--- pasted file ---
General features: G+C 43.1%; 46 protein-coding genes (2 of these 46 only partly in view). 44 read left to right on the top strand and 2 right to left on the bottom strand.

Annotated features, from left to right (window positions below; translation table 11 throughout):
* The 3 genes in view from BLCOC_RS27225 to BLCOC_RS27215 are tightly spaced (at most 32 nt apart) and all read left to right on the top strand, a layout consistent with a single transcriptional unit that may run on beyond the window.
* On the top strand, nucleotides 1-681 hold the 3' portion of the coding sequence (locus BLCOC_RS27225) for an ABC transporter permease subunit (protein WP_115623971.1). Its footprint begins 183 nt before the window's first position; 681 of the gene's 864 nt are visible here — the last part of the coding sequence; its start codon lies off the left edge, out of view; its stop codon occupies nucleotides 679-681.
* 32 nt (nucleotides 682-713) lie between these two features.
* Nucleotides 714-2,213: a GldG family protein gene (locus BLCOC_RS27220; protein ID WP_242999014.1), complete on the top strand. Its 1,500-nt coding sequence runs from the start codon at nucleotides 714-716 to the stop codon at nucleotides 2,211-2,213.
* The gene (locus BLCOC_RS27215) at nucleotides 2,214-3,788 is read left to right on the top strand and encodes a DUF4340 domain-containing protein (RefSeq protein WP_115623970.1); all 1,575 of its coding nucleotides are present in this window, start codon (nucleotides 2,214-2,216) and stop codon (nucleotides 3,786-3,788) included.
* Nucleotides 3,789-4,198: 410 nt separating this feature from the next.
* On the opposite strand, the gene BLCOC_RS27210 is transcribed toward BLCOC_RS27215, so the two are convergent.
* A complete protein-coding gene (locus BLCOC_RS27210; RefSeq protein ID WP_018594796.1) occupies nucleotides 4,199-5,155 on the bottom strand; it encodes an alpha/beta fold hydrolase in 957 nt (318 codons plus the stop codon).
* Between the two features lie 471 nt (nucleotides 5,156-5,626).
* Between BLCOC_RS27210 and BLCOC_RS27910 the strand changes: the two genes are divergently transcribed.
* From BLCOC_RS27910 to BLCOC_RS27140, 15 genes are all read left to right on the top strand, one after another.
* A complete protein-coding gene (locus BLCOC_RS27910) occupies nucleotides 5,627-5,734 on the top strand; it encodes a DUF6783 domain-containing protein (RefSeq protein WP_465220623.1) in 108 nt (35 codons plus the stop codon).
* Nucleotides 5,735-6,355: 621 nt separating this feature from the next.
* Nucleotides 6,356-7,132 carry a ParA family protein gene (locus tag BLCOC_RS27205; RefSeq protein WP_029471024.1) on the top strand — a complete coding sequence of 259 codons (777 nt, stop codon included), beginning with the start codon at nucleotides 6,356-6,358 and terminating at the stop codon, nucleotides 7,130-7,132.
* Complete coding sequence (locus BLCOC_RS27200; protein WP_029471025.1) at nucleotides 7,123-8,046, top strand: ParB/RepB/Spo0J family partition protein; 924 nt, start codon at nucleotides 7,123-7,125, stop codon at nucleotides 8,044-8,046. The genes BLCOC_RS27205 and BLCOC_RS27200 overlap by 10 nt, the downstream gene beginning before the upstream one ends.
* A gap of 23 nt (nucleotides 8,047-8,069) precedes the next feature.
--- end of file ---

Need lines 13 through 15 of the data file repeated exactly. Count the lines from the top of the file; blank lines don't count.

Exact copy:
* From BLCOC_RS27910 to BLCOC_RS27140, 15 genes are all read left to right on the top strand, one after another.
* A complete protein-coding gene (locus BLCOC_RS27910) occupies nucleotides 5,627-5,734 on the top strand; it encodes a DUF6783 domain-containing protein (RefSeq protein WP_465220623.1) in 108 nt (35 codons plus the stop codon).
* Nucleotides 5,735-6,355: 621 nt separating this feature from the next.